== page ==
How the oli is delivered largely depends on its intended purpose. The rapidity, drama, pitch, and vibration are all elements that fluctuate by circumstance.

I have never heard as powerful a voice as my aunt’s. I remember her chanting oli at weddings, at funerals, at Makahiki. She would stand draped in kikepa, a traditional wrap cloth covering one shoulder, decorated with inked designs made with ohe, bamboo stamps she had carved herself. When she began a chant, it was as if the Earth itself shook inside her abdomen. Her voice said strength, love, connection. It was a gift. Everyone who heard it was united by the sound, as if vibrations linked us all together. I would close my eyes, and hear the waves undulating, and it was as if all the Earth felt this one emotion.

When you’ve been away from home for a while, as I have, sometimes the only memories that have any color or reality come from your childhood.

I remember my grandfather’s funeral as if it were only a few months ago. When he passed away, his four children came together to write a family chant of our own. It was a way to honor him, his memory. To assure him (and ourselves) that the wisdom of our clan would carry on through generations. At his funeral, his children and grandchildren lifted their voices in his honor. Here we are, and we will continue. Our voices reverberated in the church halls and every face on my relatives sitting in the pews was painted in joy.

Written language didn’t come to the Hawaiian Islands until the 1820s. Before then, our oral-based storytelling tradition was almost the only way Hawaiians could stay connected to our history, genealogy, folklore. These oli were passed from generation to generation. There was even a class of professionals known as haku mele, skilled in the art of ‘apo: the ability to receive the spoken word, memorize it verbatim, and recite it word for word. Oli could communicate important events, or express stories of places, of romance, of powerful chiefs. It was a way to keep track of births, deaths, losses and triumphs. “Hawaiians are a profoundly oral people,” writes Trask, “whose major transmission of feeling and thought occurs not through the isolated practice of writing but through the instant act of living speech, chant, and song. The form of this kind of communication is thus inseparable from its meaning.” The traditional dirge, for instance, is all about feeling the sounds of loss that resonate in the grieving chanter. It is a performance of emotion, a gift to all that hear.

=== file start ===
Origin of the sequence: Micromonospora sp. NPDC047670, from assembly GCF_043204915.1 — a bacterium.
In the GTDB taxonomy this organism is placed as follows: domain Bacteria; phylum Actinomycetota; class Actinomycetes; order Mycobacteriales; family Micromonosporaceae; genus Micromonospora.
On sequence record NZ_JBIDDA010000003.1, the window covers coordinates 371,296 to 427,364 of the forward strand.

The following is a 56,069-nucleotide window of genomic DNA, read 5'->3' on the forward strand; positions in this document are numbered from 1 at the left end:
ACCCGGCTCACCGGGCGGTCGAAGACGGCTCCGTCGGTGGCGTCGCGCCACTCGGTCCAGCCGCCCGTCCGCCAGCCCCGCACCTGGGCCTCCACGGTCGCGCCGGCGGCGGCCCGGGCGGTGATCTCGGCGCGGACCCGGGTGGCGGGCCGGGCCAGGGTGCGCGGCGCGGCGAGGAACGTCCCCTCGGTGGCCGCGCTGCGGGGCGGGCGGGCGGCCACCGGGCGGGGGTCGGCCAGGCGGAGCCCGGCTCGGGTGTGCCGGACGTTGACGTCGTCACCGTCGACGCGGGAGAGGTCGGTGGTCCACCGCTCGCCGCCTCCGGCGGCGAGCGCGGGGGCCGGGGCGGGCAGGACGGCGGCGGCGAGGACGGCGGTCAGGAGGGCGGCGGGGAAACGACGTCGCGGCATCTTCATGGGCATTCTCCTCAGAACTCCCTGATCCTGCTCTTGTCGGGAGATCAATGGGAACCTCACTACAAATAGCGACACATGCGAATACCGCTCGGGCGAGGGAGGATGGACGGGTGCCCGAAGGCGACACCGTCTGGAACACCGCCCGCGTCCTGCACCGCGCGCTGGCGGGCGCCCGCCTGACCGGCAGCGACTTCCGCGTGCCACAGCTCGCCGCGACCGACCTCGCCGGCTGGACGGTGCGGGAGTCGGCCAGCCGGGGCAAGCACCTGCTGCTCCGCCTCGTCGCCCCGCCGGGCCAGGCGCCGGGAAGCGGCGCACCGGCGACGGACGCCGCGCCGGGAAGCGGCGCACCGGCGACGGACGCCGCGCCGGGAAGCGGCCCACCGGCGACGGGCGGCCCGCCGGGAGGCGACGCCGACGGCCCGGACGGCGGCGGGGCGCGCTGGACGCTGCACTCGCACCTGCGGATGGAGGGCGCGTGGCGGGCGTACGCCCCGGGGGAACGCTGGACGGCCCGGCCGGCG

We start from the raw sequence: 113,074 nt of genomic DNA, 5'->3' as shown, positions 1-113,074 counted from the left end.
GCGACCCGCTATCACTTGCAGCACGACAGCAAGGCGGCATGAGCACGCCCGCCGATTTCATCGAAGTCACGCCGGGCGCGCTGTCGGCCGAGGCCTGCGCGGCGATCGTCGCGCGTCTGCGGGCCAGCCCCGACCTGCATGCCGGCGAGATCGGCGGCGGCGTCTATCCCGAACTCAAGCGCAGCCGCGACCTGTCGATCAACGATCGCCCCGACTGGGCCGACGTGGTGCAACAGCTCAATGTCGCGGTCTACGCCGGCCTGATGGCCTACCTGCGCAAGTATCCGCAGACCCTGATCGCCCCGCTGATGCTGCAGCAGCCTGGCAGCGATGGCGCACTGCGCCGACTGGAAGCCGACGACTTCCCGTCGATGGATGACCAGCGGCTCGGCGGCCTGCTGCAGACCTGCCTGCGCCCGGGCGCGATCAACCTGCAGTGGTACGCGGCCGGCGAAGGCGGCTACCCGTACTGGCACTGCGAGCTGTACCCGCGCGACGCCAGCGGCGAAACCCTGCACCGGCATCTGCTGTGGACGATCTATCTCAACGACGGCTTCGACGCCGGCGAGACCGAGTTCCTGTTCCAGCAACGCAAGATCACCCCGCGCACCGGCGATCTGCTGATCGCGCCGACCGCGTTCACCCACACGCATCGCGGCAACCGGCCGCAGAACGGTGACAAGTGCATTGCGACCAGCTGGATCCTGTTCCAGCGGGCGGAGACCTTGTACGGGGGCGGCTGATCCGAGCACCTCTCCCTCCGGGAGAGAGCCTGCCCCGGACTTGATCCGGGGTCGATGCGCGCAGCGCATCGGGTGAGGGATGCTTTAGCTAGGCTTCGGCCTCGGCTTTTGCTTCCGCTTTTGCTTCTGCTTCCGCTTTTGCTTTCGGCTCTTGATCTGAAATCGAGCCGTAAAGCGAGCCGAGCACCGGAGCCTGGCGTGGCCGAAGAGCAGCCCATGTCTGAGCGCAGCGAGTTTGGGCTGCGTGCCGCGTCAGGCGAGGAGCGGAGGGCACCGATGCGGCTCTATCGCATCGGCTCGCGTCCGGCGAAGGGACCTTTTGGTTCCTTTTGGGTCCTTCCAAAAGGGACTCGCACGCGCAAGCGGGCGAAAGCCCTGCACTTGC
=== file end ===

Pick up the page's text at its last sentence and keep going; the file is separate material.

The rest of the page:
Written language didn’t come to the Hawaiian Islands until the 1820s. Before then, our oral-based storytelling tradition was almost the only way Hawaiians could stay connected to our history, genealogy, folklore.

Hawaiians believe that words have a sort of power. An old proverb says: “I ka ʻolelo ke ola, i ka ʻolelo ka make” — in the word is life, in the word is death. In Hawaiian culture, words and their underlying kaona (hidden meaning) have power — the ability to heal as well as hurt. The language is rich in wordplay, metaphors and hidden meanings. The power of the oli lies in the multiple meanings in each turn of phrase, meaning that a single oli might have three, four, or even five different interpretations within each listener.

In “A Legendary Tradition of Kamapua’a: The Hawaiian Pig-God,” Lilikalā Kameʻeleihiwa writes that kaona are a necessary element of any Hawaiian prose. “There is the [Kamapua’a] tale at its face value; boy meets girl, falls in love, falls out of love, and so on. An additional level is introduced by innumerable allusions to ancient events, myths, Gods and chiefs that have become metaphors in their own right. This includes the use of place names and the symbolism attached to the names of winds, rains, plants and rocks, evoking a certain emotional quality on many levels.” There may even be a deeper hidden meaning, known only to the raconteur and the intended listener.